The head of Indiana's human services department, the state's largest government agency, has been offered a job as a lobbyist for Community Health Network, which runs one of the state's largest hospital systems.Meanwhile, the Daniels administration is doing more clean-up work at the badly-tarnished IURC after an internal investigation discovered the state's top utility regulators were in bed with Duke Energy instead of protecting the public.
Anne Murphy, secretary of Indiana's Family and Social Services Administration was cleared today by the State Ethics Commission to take a job as first vice president of government relations for Community, based in Indianapolis.
Murphy has not yet formally accepted the position, but told the Ethics Commission this morning she had been hunting for a new job outside of government in recent months.
In her new position, she will not be permitted to lobby the executive branch for at least one year, according to the job offer letter that was submitted to the ethics panel. She would-be responsible for building and maintaining relationships with federal and state government agencies and representatives, according to the offer letter, primarily in the area of health care law changes.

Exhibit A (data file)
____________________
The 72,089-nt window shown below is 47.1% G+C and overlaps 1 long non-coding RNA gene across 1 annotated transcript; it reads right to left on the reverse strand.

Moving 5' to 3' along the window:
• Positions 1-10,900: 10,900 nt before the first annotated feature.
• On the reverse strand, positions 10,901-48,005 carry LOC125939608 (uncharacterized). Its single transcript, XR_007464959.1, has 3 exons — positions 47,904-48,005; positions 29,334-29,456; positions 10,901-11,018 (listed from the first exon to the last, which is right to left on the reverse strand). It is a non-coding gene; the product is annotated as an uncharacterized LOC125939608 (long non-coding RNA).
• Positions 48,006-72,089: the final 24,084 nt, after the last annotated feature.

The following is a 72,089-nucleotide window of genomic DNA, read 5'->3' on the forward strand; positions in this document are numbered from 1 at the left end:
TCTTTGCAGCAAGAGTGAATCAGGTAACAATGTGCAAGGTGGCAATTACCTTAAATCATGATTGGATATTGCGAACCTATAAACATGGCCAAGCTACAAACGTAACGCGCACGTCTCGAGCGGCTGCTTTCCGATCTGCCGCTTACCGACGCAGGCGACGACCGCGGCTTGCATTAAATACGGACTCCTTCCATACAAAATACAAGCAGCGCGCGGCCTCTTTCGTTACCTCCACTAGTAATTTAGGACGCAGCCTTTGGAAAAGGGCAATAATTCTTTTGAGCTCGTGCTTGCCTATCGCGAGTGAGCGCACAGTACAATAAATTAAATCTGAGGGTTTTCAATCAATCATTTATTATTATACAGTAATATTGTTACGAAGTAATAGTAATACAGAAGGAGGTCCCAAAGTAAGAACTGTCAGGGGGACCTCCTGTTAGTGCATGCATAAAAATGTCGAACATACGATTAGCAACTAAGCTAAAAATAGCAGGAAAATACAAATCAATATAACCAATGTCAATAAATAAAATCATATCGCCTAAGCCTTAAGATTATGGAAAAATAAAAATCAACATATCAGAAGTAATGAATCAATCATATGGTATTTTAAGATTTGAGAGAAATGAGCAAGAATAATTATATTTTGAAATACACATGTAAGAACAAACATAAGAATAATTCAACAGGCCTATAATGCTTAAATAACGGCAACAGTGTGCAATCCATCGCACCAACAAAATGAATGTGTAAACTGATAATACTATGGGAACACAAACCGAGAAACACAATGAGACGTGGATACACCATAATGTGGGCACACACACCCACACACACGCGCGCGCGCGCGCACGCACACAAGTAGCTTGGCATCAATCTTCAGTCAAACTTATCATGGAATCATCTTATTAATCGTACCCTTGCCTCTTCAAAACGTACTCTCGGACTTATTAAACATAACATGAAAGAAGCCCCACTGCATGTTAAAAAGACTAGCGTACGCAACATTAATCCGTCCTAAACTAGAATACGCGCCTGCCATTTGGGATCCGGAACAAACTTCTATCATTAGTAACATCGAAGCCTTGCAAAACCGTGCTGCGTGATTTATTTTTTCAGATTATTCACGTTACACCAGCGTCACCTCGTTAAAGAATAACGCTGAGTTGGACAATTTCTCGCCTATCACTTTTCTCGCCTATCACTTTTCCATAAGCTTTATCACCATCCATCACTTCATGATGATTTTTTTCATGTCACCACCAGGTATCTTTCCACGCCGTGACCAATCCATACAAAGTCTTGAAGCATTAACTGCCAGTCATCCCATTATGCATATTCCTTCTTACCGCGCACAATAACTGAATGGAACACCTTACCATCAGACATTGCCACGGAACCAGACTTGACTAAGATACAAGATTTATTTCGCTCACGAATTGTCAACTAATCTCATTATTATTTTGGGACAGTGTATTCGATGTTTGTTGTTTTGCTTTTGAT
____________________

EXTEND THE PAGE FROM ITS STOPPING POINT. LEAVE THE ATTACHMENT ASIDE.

Murphy has been with the FSSA since January 2005. It is the largest state agency, with 5,000 employees and managing $8 billion a year in annual expenses for such things as child welfare, health and human services. She made $130,000 a year.
Murphy told the ethics panel she has not been involved in any contracts or regulations involving Community Health Network. The salary of her new position was not disclosed.
The Indiana Utility Regulatory Commission said today that it will conduct a sweeping investigation into any cases involving Duke Energy Indiana and a former administrative law judge who took a job with Duke after presiding over many of the utility's cases.The public should not be satisfied with an internal investigation. Joe Hogsett, the newly-appointed U.S. Attorney in Indianapolis, needs to demonstrate some leadership by convening a grand jury and launching a separate federal investigation to determine whether any criminal laws were broken. It's obvious the corrupt office of Marion Co. Prosecutor Carl Brizzi won't act. The U.S. Attorney's office in Indianapolis should do something it hasn't done in decades--investigate and prosecute public corruption.
The commission said it wants to see whether Scott Storms, the former judge who accepted a job with Duke last month failed to follow normal processes or laws.
"It is of the utmost importance to determine whether the cases were handled improperly or mismanaged in any way, and if so, for us to take swift and corrective action immediately," said Jim Atterholt, IURC chairman.
The commission plans to audit all cases of its Edwardsport plant dating back to 2006, as well as cases decided after Storms became a candidate for employment at Duke.